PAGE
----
The objectives of this study were to evaluate fecal calprotectin concentrations in healthy dogs and dogs with chronic diarrhea, to identify cutoff values for fecal calprotectin concentrations for use in differentiating dogs with chronic diarrhea and a canine chronic enteropathy clinical activity index (CCECAI) <12 from dogs with chronic diarrhea and a CCECAI â‰¥12, and to evaluate the association between histologic evidence of intestinal mucosal changes and fecal calprotectin concentrations in dogs with chronic diarrhea.
Fecal samples were taken from 96 adult dogs-27 dogs with chronic diarrhea and 69 healthy control dogs. Severity of clinical signs was evaluated on the basis of the CCECAI scoring system. An endoscopy was performed in all dogs with chronic diarrhea, and mucosal biopsy specimens were evaluated histologically. Fecal calprotectin concentration was quantified via radioimmunoassay. Fecal calprotectin concentrations were significantly higher in dogs with chronic diarrhea than in healthy control dogs. Fecal calprotectin concentrations were also significantly higher in dogs with a CCECAI â‰¥12, compared with concentrations for dogs with a CCECAI between 4 and 11. Fecal calprotectin concentrations were significantly higher in dogs with chronic diarrhea associated with histologic lesions, compared with concentrations in control dogs, and were significantly correlated with the severity of histologic intestinal lesions.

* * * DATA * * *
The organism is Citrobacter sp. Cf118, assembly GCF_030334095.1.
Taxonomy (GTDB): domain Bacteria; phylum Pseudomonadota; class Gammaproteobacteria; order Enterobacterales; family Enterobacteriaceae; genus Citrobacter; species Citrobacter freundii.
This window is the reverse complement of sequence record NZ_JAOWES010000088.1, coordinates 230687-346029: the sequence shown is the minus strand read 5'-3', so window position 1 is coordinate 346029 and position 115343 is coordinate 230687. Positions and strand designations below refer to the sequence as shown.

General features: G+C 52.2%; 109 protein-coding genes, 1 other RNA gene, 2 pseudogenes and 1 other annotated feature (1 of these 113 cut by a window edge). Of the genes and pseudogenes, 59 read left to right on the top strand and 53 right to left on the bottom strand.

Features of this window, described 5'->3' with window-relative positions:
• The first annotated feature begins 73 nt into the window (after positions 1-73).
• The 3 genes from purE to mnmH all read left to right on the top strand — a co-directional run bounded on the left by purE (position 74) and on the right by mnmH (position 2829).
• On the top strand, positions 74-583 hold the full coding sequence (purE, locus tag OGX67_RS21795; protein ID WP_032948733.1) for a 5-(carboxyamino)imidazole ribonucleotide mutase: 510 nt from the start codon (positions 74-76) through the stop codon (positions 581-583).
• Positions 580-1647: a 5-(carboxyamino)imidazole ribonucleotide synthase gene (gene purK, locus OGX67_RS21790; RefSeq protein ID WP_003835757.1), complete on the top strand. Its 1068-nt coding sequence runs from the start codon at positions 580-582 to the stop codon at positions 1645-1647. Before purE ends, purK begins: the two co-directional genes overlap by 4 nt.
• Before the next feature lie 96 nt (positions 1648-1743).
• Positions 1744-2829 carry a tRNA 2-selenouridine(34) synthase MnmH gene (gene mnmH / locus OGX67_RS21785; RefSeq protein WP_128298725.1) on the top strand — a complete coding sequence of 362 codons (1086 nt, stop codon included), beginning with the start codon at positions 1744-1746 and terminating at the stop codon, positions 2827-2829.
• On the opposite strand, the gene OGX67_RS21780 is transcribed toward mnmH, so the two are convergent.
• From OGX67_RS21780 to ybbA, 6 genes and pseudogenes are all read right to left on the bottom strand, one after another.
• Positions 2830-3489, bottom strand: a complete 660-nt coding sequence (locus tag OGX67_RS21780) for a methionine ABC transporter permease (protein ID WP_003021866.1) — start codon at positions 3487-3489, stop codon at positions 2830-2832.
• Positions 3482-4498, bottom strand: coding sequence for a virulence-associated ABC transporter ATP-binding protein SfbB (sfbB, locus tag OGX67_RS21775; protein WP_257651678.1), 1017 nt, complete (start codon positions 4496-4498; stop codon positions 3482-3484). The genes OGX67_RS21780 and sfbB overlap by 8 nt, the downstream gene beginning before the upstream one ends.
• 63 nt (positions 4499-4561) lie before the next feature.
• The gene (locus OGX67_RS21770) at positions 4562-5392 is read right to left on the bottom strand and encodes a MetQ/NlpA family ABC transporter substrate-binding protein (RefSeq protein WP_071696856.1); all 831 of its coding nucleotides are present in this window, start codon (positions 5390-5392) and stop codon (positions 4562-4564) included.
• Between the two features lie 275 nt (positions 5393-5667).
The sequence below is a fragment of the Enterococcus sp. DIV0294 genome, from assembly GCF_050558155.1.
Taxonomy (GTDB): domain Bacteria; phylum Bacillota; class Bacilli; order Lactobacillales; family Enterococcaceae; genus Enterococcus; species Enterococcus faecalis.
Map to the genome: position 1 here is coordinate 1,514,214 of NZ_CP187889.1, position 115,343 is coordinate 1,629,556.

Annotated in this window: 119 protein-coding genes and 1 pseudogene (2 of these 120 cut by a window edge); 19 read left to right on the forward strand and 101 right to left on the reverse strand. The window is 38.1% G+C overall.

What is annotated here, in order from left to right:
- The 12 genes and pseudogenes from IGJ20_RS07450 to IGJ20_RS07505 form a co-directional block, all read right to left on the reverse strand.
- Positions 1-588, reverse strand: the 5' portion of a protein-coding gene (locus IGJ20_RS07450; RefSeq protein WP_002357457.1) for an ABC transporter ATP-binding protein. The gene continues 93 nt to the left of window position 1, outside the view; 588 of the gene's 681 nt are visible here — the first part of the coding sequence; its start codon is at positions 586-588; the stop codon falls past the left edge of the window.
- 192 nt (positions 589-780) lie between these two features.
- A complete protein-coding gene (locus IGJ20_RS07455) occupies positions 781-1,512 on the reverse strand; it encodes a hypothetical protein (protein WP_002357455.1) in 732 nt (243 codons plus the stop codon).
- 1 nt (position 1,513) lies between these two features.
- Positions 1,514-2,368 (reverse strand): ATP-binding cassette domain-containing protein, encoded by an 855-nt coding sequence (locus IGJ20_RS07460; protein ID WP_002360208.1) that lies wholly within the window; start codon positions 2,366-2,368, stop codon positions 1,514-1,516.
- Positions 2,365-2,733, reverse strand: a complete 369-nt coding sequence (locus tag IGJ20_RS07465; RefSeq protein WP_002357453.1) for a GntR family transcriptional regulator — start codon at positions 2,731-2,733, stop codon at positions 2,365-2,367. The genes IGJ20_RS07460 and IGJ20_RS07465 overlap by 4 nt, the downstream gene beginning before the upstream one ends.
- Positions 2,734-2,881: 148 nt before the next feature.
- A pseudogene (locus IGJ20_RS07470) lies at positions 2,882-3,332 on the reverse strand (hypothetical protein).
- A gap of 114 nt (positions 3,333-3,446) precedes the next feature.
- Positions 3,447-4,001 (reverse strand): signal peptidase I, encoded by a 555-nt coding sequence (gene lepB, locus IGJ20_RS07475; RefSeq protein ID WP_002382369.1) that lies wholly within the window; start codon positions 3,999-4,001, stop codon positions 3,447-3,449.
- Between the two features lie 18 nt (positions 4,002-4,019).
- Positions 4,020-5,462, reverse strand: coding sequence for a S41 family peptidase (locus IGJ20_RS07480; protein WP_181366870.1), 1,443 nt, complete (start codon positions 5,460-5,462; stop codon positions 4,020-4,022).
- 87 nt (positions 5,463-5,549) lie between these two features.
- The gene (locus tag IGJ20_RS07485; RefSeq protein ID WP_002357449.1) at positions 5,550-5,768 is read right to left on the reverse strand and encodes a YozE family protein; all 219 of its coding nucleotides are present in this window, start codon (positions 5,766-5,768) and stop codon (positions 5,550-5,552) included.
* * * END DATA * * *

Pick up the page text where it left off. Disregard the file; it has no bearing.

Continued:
In conclusion, fecal calprotectin may be a useful biomarker in dogs with chronic diarrhea, especially dogs with histologic lesions.
Source: AurÃ©lien Grellet et al., 2013. Fecal calprotectin concentrations in adult dogs with chronic diarrhea. AJVR online, May 2013. doi: 10.2460/ajvr.74.5.706
While cat trends continue, the pandemic has added to overall slow-growth treatment of the cat food market.
Premiumization and humanization, as well as automation, fueled continued operation growth in spite of the COVID-19 pandemic.